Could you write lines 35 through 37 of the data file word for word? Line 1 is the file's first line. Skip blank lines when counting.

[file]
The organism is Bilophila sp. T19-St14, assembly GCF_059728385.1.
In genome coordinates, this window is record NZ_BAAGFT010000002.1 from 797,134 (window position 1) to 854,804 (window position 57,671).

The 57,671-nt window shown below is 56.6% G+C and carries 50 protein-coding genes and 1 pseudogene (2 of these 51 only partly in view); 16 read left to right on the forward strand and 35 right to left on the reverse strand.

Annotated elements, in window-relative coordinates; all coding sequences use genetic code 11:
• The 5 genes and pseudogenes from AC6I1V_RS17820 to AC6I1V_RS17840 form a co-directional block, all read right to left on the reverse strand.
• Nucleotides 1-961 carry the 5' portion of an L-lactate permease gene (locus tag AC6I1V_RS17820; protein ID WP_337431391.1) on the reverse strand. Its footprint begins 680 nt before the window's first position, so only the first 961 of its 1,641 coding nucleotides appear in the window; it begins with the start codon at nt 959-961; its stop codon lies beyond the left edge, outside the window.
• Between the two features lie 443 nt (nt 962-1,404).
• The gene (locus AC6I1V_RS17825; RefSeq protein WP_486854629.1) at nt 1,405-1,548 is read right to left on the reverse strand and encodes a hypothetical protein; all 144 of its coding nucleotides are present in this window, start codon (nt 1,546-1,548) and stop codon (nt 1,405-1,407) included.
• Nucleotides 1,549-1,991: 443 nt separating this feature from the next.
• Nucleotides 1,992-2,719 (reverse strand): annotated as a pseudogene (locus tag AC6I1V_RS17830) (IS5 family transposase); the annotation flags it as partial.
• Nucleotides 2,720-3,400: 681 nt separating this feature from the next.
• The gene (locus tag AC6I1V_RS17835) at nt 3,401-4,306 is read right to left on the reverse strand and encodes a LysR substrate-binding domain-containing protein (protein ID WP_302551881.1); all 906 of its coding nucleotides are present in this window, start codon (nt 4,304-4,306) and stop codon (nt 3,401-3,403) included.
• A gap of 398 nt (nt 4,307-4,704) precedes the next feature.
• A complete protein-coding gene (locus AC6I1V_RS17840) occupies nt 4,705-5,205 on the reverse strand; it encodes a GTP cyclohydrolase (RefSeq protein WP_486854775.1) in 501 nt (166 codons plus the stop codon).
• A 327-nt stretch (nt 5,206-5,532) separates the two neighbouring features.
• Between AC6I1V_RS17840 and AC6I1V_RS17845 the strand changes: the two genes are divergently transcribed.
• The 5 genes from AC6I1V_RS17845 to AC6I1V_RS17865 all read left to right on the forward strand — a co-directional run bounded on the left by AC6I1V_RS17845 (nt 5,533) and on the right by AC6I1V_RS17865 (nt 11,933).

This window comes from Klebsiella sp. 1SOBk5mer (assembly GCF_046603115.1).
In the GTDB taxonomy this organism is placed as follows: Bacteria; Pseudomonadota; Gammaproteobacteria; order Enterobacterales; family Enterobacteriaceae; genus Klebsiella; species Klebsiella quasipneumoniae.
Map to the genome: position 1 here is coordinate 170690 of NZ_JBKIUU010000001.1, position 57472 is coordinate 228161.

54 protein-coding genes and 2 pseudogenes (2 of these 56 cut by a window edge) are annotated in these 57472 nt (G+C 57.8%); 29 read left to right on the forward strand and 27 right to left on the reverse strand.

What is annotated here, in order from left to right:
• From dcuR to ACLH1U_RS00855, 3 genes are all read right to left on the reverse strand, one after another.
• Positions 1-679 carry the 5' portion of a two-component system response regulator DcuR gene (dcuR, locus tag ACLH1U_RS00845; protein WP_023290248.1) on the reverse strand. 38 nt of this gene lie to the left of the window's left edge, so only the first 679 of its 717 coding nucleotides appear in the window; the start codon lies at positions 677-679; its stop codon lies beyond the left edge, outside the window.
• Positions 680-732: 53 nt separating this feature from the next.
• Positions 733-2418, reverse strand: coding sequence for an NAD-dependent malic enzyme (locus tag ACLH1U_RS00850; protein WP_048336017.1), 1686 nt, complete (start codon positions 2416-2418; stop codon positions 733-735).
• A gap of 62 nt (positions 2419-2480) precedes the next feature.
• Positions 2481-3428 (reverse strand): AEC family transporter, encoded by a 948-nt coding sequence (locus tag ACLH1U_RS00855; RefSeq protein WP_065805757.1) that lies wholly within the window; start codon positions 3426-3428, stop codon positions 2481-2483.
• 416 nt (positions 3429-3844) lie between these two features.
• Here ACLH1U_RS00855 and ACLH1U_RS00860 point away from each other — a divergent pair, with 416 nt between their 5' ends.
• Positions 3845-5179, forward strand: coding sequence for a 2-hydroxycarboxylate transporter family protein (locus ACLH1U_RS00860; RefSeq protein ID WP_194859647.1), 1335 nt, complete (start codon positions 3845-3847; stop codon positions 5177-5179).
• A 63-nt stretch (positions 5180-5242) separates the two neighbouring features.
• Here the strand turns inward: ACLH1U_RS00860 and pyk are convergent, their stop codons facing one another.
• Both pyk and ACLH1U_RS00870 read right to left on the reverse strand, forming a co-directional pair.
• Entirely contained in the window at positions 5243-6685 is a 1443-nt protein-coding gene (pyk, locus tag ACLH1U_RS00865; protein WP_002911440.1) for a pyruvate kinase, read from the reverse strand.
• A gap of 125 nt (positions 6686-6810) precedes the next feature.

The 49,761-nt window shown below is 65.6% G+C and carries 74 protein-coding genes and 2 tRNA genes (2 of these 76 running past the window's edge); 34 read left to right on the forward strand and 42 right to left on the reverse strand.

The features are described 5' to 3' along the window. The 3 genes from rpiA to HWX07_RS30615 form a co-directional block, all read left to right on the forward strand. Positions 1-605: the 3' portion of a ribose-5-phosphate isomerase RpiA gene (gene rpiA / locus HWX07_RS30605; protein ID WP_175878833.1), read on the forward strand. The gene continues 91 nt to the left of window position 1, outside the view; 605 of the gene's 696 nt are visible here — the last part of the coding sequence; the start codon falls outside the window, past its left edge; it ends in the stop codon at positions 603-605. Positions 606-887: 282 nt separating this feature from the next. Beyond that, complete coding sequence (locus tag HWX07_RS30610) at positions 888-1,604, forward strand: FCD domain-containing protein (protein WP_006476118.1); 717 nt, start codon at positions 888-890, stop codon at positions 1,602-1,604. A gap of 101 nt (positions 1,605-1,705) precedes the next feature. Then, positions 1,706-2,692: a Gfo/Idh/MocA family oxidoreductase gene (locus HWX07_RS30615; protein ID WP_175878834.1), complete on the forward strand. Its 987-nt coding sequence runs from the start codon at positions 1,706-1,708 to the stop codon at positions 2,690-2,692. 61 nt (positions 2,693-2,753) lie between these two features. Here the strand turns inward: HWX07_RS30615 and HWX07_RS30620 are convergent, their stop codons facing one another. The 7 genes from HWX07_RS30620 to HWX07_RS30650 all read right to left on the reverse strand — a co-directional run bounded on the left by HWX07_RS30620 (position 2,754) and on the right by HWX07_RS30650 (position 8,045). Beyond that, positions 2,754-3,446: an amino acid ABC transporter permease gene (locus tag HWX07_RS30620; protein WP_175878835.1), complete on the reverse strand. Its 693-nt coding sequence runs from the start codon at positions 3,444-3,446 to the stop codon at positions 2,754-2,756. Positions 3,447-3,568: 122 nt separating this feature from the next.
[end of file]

• Entirely contained in the window at positions 5243-6685 is a 1443-nt protein-coding gene (pyk, locus tag ACLH1U_RS00865; protein WP_002911440.1) for a pyruvate kinase, read from the reverse strand.
• A gap of 125 nt (positions 6686-6810) precedes the next feature.

The 49,761-nt window shown below is 65.6% G+C and carries 74 protein-coding genes and 2 tRNA genes (2 of these 76 running past the window's edge); 34 read left to right on the forward strand and 42 right to left on the reverse strand.